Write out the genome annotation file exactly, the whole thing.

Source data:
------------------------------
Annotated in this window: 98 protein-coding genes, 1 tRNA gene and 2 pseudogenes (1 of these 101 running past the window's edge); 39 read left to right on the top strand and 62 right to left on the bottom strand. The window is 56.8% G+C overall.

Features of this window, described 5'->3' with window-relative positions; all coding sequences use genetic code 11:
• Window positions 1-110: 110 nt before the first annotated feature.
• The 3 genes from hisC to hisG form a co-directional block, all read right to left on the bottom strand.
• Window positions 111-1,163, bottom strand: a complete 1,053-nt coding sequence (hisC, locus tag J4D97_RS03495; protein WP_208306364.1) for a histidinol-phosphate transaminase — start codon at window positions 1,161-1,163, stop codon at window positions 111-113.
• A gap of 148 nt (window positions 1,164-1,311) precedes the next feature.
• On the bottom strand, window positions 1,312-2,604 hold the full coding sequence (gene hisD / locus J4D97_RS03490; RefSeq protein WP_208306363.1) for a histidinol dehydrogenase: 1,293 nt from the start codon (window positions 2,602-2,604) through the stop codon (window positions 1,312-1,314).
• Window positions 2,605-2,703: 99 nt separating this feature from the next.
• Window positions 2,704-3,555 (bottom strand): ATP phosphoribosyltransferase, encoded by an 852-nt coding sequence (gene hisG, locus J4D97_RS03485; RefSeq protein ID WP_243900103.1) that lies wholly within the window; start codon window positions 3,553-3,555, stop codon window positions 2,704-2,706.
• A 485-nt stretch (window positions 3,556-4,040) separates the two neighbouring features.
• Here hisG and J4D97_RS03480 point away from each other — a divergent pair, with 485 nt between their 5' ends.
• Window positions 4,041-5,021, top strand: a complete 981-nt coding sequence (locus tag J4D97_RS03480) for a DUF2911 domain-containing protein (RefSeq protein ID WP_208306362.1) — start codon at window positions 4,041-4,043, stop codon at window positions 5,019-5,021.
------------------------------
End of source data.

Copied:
Annotated in this window: 98 protein-coding genes, 1 tRNA gene and 2 pseudogenes (1 of these 101 running past the window's edge); 39 read left to right on the top strand and 62 right to left on the bottom strand. The window is 56.8% G+C overall.

Features of this window, described 5'->3' with window-relative positions; all coding sequences use genetic code 11:
• Window positions 1-110: 110 nt before the first annotated feature.
• The 3 genes from hisC to hisG form a co-directional block, all read right to left on the bottom strand.
• Window positions 111-1,163, bottom strand: a complete 1,053-nt coding sequence (hisC, locus tag J4D97_RS03495; protein WP_208306364.1) for a histidinol-phosphate transaminase — start codon at window positions 1,161-1,163, stop codon at window positions 111-113.
• A gap of 148 nt (window positions 1,164-1,311) precedes the next feature.
• On the bottom strand, window positions 1,312-2,604 hold the full coding sequence (gene hisD / locus J4D97_RS03490; RefSeq protein WP_208306363.1) for a histidinol dehydrogenase: 1,293 nt from the start codon (window positions 2,602-2,604) through the stop codon (window positions 1,312-1,314).
• Window positions 2,605-2,703: 99 nt separating this feature from the next.
• Window positions 2,704-3,555 (bottom strand): ATP phosphoribosyltransferase, encoded by an 852-nt coding sequence (gene hisG, locus J4D97_RS03485; RefSeq protein ID WP_243900103.1) that lies wholly within the window; start codon window positions 3,553-3,555, stop codon window positions 2,704-2,706.
• A 485-nt stretch (window positions 3,556-4,040) separates the two neighbouring features.
• Here hisG and J4D97_RS03480 point away from each other — a divergent pair, with 485 nt between their 5' ends.
• Window positions 4,041-5,021, top strand: a complete 981-nt coding sequence (locus tag J4D97_RS03480) for a DUF2911 domain-containing protein (RefSeq protein ID WP_208306362.1) — start codon at window positions 4,041-4,043, stop codon at window positions 5,019-5,021.